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First time buyers have been the engine for housing market over the last decade but greater movement amongst existing home owners means a shift in the mix of moving households in 2021
House prices continue to increase as demand runs ahead of supply across the UK housing market. The annual UK growth rate is +2.6%, up from +1% a year ago.
At a region and country level house price growth ranges from +1.7% in the North East to +3.3% in the North West, Yorkshire and the Humber and Wales. At a city level Nottingham and Manchester are recording annual price inflation of over 4%.
The impetus for price rises shows no signs of slowing as new buyers continue to enter the market. Since the start of the year, demand for housing is 39% higher than at this stage last year.
More buyers also bring more supply to the market and available sales inventory is 10% higher than a year ago. Greater supply increases choice for buyers and will keep the rate of house price inflation in check.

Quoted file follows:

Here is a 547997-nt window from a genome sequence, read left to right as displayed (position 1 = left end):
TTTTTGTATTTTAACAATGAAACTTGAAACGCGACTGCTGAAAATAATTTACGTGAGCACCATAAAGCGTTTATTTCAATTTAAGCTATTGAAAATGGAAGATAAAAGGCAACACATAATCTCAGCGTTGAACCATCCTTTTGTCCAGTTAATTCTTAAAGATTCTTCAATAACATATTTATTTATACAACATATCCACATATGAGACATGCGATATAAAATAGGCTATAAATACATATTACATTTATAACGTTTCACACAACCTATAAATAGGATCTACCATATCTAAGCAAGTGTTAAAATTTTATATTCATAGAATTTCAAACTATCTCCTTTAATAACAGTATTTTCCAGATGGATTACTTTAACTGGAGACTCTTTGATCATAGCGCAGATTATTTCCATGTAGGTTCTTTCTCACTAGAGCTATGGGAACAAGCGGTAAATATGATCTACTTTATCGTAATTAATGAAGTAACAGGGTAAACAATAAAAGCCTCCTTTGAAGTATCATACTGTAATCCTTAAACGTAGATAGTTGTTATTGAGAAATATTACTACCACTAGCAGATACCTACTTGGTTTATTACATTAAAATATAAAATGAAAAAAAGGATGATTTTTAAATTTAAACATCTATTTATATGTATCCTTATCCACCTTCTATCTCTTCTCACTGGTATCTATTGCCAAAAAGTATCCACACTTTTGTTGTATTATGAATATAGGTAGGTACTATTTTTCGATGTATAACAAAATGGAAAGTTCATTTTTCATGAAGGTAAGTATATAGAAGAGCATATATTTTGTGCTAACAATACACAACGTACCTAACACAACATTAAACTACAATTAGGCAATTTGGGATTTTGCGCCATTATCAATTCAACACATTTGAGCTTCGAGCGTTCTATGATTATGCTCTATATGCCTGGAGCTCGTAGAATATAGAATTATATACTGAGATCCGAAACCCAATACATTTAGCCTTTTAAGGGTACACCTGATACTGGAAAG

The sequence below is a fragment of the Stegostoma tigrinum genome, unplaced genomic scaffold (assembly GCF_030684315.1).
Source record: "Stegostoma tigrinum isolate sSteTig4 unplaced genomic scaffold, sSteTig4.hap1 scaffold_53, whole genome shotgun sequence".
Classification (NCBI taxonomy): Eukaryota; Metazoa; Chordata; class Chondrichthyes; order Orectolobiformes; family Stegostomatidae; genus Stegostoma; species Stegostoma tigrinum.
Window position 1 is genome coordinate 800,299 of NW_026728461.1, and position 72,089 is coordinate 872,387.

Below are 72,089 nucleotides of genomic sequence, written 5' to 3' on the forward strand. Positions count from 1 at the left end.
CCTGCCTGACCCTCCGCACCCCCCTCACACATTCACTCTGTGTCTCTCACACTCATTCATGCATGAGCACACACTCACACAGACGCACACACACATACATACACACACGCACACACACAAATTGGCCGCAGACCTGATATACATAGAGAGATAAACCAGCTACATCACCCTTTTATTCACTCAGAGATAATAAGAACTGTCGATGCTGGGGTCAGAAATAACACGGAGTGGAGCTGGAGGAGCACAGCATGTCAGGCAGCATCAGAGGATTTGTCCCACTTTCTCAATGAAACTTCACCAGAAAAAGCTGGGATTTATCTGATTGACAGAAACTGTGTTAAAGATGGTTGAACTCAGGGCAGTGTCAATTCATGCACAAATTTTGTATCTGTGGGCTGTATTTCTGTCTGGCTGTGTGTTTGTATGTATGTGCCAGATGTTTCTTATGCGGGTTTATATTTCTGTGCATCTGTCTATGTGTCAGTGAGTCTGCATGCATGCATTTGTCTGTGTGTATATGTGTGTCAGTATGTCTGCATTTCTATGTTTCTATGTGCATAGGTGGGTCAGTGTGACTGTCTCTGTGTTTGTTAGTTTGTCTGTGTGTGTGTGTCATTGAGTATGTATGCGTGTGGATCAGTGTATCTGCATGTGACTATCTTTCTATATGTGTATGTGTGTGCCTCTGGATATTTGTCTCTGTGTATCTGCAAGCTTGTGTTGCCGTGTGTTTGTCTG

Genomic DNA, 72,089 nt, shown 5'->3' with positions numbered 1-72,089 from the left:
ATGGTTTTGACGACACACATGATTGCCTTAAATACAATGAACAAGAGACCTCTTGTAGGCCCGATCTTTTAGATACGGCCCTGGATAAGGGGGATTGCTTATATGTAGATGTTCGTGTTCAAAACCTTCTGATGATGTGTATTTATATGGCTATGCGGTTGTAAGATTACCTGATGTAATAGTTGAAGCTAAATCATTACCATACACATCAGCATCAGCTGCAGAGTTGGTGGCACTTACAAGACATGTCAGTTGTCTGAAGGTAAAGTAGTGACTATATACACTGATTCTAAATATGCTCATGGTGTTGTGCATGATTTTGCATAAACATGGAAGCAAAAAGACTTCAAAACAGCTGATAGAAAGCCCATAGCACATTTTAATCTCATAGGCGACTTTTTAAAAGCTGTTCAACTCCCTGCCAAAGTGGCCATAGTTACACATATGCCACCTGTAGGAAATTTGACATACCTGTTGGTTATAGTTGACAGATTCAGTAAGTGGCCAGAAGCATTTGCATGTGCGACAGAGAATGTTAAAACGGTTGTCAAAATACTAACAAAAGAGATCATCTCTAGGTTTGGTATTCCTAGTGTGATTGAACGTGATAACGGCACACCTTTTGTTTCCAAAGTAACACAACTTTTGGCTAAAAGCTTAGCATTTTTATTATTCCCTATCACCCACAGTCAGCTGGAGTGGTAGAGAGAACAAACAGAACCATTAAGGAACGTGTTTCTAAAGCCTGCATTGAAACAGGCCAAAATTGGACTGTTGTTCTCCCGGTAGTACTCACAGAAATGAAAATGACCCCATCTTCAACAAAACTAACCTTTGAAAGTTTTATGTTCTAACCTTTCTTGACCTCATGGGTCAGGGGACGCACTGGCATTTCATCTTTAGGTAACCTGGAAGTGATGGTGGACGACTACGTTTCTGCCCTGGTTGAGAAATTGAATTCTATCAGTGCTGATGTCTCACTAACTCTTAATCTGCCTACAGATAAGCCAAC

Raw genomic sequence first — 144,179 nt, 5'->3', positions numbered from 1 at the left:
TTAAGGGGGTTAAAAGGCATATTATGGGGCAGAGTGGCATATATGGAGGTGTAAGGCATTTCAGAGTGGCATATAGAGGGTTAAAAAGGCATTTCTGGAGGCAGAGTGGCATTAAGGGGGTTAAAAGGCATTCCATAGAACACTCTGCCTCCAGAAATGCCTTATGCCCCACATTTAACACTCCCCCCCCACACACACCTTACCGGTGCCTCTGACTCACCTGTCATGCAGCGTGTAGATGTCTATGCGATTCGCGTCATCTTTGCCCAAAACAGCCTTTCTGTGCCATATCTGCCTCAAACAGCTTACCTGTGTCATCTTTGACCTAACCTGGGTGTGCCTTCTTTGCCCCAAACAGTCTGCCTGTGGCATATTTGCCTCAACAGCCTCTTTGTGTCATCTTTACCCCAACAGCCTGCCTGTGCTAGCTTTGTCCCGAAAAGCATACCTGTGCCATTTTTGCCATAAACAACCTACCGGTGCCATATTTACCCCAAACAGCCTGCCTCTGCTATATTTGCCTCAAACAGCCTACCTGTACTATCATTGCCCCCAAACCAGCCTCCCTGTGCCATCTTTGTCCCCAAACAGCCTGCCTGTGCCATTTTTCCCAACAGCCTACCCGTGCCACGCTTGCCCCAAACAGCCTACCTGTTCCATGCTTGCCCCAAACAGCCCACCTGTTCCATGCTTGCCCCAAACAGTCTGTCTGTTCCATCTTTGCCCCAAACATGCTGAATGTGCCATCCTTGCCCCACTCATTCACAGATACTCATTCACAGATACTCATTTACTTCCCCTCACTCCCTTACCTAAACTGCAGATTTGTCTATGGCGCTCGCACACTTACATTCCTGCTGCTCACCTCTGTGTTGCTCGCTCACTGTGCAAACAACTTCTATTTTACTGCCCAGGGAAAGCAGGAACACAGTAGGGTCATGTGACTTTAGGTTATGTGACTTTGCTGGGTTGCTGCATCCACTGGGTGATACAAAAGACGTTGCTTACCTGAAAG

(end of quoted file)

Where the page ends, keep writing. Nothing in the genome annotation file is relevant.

The strength of the recovery so far is highlighted in new sales agreed which over the last 9 months are 3% higher than over the same period last year - and this with a 50-90 day closure of the housing market.
The 3-4 month lag between sales agreed and legal completion means we will not make up all the ground lost during the market closure this calendar year.
Completed housing sales are set to be 15% lower than in 2019. A continuation of demand and sales over the autumn, albeit at a slower pace, will support sales volumes, and estate agency revenues, into the first quarter of 2021.
We have previously highlighted how the strength of the housing market is being driven by a once in a lifetime re-evaluation of housing in response to COVID-19 and the lockdown.
Households are prioritising space and location as well as factoring in a shift in working patterns. Less time spent meeting friends and family in public locations will re-enforce the importance of the home.
We believe that a second spike in new cases and a tightening of restrictions announced by the Government will only serve to support this trend, primarily for those households in more secure financial positions.
However, the housing market is not immune to any prolonged weakening in the economy and the impact of less Government support.
The strength of demand driving housing sales is not uniform across buyer groups. Tracking demand by purchaser type on a rolling weekly basis since February 2020 shows a gap opening between existing home-owners and FTBs.